Fruity lambic beer marshmallows are sweet but not one-dimensional; the beer imparts a slight sourness, and a bit of a blush that can be emphasized with a few drops of food coloring. Dipped in a rich imperial stout chocolate fondue, they’re a pleasantly boozy twist on a classic pairing, and perfect for Valentine’s Day (or any special occasion). And yes, you should totally try the marshmallows in s’mores too.
As always when cooking or baking with beer, choose a bottle you’d enjoy drinking on its own; Lindeman’s lambics are easy to find but sweeter than is normal for the traditionally funky style. Go with whatever you prefer—that goes for brand as well as type of fruit, though cherry (kriek) and raspberry (framboise) both pair particularly well with chocolate; check out Beer Advocate’s top-rated lambics if you need more guidance. To intensify the 70% dark chocolate in the sauce, choose a stout with a pronounced chocolate flavor, like Ninkasi Vanilla Oatis or Alesmith Speedway Stout.
- — A digital kitchen scale that switches between grams, pounds, and ounces, as well as fluid ounces and milliliters
- — A candy thermometer
- — A stand mixer with a whisk attachment
- — A fondue pot for serving (optional, but obviously romantic!)
- — Golden syrup (but light corn syrup will also work)
- — Golden caster sugar (regular granulated sugar will be fine here, but read more about the difference between the two)
- Fit the balloon whisk to a stand mixer.
- 2 Weigh 4 ounces (120 grams) of the beer and pour into the stand mixer’s bowl. Sprinkle with the gelatin and agar agar, then lock the bowl safely to the mixer. Let the gelatin and agar agar dissolve while you complete the next steps.
- 3 Put the sugar and golden syrup in a large, deep saucepan (this will bubble up aggressively, so make sure the pan is large enough) and top up with the rest of the fruit lambic—this should cover the mixture once stirred, but top up with a little water if required.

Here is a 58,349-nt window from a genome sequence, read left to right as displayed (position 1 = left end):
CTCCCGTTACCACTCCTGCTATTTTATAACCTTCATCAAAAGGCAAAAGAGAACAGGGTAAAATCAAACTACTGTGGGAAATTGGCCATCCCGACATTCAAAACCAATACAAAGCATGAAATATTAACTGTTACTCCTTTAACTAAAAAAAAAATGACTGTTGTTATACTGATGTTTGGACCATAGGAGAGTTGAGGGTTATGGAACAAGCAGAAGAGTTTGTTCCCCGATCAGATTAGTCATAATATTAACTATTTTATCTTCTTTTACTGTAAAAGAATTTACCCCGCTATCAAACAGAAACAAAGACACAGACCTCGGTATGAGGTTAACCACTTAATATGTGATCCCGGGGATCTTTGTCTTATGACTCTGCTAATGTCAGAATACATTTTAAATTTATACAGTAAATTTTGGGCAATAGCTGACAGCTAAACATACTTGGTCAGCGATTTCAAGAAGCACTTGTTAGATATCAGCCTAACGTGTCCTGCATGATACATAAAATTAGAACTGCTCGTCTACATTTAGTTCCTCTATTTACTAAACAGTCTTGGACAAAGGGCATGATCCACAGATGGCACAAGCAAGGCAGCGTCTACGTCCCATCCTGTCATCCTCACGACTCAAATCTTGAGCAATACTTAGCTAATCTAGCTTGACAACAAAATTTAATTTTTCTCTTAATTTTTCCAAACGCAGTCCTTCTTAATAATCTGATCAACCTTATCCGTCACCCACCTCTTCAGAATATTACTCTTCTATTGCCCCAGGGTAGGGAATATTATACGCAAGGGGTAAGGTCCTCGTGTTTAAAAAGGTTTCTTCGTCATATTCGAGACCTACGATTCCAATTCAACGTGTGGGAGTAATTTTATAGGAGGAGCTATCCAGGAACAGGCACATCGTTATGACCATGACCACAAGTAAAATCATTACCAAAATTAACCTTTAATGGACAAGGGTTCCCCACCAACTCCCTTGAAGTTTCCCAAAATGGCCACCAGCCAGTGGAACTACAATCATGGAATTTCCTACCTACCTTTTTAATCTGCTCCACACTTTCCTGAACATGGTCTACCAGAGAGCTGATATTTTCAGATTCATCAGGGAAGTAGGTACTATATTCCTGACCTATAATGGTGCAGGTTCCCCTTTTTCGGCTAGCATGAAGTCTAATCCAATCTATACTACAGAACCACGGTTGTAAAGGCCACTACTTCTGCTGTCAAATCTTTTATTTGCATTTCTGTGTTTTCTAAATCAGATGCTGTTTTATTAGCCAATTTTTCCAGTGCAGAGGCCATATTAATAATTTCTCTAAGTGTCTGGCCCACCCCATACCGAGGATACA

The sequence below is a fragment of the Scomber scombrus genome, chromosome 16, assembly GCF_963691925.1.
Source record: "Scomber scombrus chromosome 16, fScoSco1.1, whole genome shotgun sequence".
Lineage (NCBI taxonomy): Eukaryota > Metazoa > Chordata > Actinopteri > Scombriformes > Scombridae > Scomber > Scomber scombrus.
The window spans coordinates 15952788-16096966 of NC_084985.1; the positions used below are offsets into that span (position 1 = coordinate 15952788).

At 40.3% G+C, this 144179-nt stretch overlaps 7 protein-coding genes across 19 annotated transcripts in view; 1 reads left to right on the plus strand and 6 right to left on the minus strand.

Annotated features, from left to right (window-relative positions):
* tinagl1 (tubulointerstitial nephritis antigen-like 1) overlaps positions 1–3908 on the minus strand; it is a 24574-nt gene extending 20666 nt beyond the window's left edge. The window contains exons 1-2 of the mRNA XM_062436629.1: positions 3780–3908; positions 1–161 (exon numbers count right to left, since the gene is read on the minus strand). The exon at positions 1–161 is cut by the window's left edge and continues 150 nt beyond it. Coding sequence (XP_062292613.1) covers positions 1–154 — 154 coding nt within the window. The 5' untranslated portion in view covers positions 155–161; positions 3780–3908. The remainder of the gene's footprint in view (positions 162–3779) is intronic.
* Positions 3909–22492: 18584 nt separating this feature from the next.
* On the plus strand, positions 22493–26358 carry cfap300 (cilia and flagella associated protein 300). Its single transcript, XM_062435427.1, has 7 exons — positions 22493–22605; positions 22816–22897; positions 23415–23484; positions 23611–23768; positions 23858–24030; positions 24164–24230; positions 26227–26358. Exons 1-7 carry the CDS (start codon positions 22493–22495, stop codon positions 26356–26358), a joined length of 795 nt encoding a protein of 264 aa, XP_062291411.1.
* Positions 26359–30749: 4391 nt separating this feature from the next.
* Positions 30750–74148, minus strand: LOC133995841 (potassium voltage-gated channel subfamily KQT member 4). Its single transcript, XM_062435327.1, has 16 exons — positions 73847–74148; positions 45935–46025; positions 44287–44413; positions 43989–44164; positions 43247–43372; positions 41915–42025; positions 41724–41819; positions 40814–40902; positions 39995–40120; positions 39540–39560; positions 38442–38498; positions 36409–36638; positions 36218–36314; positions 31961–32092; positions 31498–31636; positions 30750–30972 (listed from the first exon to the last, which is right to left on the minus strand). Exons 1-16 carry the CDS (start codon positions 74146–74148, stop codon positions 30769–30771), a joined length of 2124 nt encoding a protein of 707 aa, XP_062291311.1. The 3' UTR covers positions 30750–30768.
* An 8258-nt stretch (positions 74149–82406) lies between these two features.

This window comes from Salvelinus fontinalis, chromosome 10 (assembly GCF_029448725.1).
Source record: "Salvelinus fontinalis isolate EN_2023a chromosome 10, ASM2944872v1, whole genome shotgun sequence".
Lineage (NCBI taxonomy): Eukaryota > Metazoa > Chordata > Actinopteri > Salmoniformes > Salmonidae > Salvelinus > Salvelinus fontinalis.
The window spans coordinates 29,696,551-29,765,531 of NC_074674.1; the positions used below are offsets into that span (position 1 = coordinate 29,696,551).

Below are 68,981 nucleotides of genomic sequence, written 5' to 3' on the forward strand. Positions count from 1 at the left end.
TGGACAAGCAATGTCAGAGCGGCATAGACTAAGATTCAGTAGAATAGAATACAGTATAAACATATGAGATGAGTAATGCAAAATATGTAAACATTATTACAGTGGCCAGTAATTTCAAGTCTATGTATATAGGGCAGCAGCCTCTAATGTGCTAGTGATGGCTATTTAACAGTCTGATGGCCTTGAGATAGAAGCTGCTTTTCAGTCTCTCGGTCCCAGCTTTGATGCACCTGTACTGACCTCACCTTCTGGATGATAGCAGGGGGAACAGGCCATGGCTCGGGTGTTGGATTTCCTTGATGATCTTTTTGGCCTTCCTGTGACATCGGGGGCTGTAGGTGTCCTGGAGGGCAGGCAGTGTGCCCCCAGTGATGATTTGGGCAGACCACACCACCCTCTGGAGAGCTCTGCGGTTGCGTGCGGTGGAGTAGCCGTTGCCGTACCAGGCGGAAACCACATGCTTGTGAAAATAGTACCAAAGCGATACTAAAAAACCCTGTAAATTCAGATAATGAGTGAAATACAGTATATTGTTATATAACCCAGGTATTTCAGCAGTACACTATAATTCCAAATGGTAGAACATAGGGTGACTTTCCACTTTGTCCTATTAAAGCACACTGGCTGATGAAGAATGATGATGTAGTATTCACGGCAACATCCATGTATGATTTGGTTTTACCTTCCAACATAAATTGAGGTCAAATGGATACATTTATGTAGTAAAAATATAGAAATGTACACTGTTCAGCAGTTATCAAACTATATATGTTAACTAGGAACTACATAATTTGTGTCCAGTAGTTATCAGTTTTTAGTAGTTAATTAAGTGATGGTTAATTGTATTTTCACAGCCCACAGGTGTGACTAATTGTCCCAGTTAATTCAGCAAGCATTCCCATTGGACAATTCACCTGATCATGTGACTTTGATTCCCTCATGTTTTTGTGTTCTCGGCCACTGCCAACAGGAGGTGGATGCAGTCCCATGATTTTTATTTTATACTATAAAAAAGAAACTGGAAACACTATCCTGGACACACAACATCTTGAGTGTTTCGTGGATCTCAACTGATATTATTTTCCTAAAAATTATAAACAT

- 4 Heat your temperature probe or sugar thermometer in the pan and bring to a boil. Do not walk away; this needs watching like a hawk or it will boil over.
- 5 Once the temperature hits 275ºF (135ºC), set the mixer on the lowest speed and start feeding the hot sugar mix into the bowl.
- 6 Add food coloring, if using, and, slowly and carefully, turn the speed up on the mixer until it’s about two-thirds to maximum and leave to mix for 5–8 minutes.
- 7 Meanwhile, line a container that’s roughly 4 1/2 × 3 1/4 inches with a piece of plastic wrap about as long as your arm. (It needs to be bigger than your container, so don’t worry about it over hanging.) Lightly oil the cling film.
- 8 Check on your marshmallow mixture. After 5–8 minutes you’ll get a kind of shiny, stretched bubble gum effect on the surface. Pour the mixture into the container and fold the overhanging cling film over the top. Pop the marshmallow mixture somewhere cool and leave to set for a couple of hours.
- 9 Put the cornstarch, powdered sugar, and sherbet, if using, in a large bowl and mix.
- 10 When the marshmallow is fully set, gently peel the cling film away and, with an oiled knife, cut bite-size pieces and pop them in the large bowl, tossing them in the cornstarch-sugar mix as you go so they don’t stick together.
- 11 These will keep in a sealed container for about a week.
To make the imperial stout chocolate fondue:
- 1 Put the imperial stout and sugar in a saucepan and gently heat for 5–8 minutes until all the sugar has dissolved and it becomes a light syrup. Do not allow to boil.
- 2 Melt the chocolate in a heatproof bowl over a simmering pan of water. Alternatively, heat in the microwave, in short sharp bursts, stirring and repeating, until melted.
- 3 Stir the maple syrup into the melted chocolate, then stirring firmly but not too briskly, slowly add the beer syrup until you have the desired consistency for dipping. (The mixture should ribbon back into the pot when lifted with a spoon).
- 4 Put in a heated bowl or fondue pot in the middle of the table with long skewers for the marshmallows and get dunking!